Rereading the text and revising the vital information right after finishing reading is an excellent technique to remember it for a long time. Just select the important sentences and only read them while rereading the text. This way, your brain finds it easy to revisit the information whenever needed. You should never leave out certain terms or sentences just because you don’t understand them, they could contain important information, or at least they build up your text like the rest of the sentences.
An academic text is already highly compressed and suppressed for a student’s understanding, and leaving anything out could be a hazardous miss. Hence sit with complete dedication and research everything you don’t understand, this might break the flow of your reading, but you can always revisit. While revisiting, you do not even need to pressure yourself by reading whole sentences.
Reading the critical words and phrases will help your brain figure out the rest of the text and memorize it. The process of revising can mean many things to people, but everyone should try summarizing the information in their own words. This helps you build a personal approach to the read text and helps you memorize it better.
Free mock tests are available from the official GMAT site (2 Tests Free). Similarly, many top publishers and online MBA portals offer free GMAT practice tests. PrincetonReview.com, MBA.com, ManhatanReview.com, etc are some of the popular sources.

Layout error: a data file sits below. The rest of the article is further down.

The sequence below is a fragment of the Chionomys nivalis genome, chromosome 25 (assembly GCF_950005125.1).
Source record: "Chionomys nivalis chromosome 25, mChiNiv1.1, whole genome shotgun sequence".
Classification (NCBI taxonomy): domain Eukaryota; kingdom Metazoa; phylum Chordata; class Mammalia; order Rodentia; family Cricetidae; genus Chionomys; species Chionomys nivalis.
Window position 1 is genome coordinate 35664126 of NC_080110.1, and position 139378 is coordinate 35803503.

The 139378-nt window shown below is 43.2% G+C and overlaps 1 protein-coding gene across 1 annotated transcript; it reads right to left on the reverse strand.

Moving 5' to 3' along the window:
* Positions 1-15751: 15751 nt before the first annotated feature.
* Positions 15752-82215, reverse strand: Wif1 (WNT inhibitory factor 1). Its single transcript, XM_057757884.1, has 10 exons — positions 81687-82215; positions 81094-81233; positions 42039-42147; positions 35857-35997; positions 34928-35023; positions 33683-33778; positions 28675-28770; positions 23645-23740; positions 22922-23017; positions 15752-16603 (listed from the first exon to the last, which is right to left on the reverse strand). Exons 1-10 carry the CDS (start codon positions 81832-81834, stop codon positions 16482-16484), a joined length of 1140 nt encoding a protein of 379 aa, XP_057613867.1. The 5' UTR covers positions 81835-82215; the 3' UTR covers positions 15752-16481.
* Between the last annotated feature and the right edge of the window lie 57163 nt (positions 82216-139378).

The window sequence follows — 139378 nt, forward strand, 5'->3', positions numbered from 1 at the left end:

“After each mock test, check where you lag and what are your common errors in the tests. Before going to the next test, get rid of your errors. After each mock test, analyze the whole test to see the difference between two and among many and pick the practice questions according to the exam requirements.”– Amendeep H Mittal
It’s easy to understand that to read attentively, and you need to fix your eyes on the lines and not wander around the text much. Repeatedly looking at other places or lines on the page wastes your time and disturbs your mind from memorizing. Your eyes can be trained to be more focused with a little practice. All you need to do is put your finger on it. You can use your fingers to guide your eyes through every line.
With this technique, your eyes only read the text above your finger and remain focused. It is considered a practice for children and beginners, but we often forget how effective this technique is. It’s because tracking your finger helps you focus your mind solely on the text and prevents your eyes from peeking here and there.
People also use blank cards and scales to block other lines from their sight, and they claim that it’s a highly useful trick. There are also certain apps that you can use on tablets to highlight only the words that you put your fingers on; this is really effective. While reading digitally, you should use your cursor and guide your eyes to follow it; there are also settings to run the text bar automatically over the text.
People claim that lighting to music helps them focus while studying and reading; however, it has been found untrue in many studies. Listening to any kind of music is not good for attentive reading. Music does have a calming property, but that should be the state of your mind before reading the text, not during it. It contains vocals and different notes that can pull your attention out of the text. During the reading process, you should avoid any kind of noise or music that can distract you from memorizing the text.
Some studies find that the more music is new to the reader, the more they struggle to focus on reading, although if a song is familiar, it creates less trouble for readers. In no way must music be allowed to stick along with reading. Light and soft music can help you relax and quiet your mind for a good start in reading but make sure you’re in absolute quiet while reading, and the only sound that should be allowed is either you or your computer vocalizing what you read.